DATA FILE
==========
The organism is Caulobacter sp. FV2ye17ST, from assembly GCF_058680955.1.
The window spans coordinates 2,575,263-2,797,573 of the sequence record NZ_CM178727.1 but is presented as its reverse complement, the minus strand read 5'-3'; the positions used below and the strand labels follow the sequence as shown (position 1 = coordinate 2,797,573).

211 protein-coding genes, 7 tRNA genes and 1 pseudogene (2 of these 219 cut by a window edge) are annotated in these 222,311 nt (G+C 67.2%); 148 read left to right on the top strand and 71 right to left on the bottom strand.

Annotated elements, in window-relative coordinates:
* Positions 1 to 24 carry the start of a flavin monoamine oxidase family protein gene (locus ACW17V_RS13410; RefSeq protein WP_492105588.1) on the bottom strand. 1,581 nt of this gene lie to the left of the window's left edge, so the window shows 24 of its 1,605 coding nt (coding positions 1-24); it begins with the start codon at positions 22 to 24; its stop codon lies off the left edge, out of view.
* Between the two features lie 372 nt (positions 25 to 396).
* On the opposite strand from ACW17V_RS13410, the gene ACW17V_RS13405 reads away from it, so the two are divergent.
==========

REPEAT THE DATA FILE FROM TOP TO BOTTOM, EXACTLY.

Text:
The organism is Caulobacter sp. FV2ye17ST, from assembly GCF_058680955.1.
The window spans coordinates 2,575,263-2,797,573 of the sequence record NZ_CM178727.1 but is presented as its reverse complement, the minus strand read 5'-3'; the positions used below and the strand labels follow the sequence as shown (position 1 = coordinate 2,797,573).

211 protein-coding genes, 7 tRNA genes and 1 pseudogene (2 of these 219 cut by a window edge) are annotated in these 222,311 nt (G+C 67.2%); 148 read left to right on the top strand and 71 right to left on the bottom strand.

Annotated elements, in window-relative coordinates:
* Positions 1 to 24 carry the start of a flavin monoamine oxidase family protein gene (locus ACW17V_RS13410; RefSeq protein WP_492105588.1) on the bottom strand. 1,581 nt of this gene lie to the left of the window's left edge, so the window shows 24 of its 1,605 coding nt (coding positions 1-24); it begins with the start codon at positions 22 to 24; its stop codon lies off the left edge, out of view.
* Between the two features lie 372 nt (positions 25 to 396).
* On the opposite strand from ACW17V_RS13410, the gene ACW17V_RS13405 reads away from it, so the two are divergent.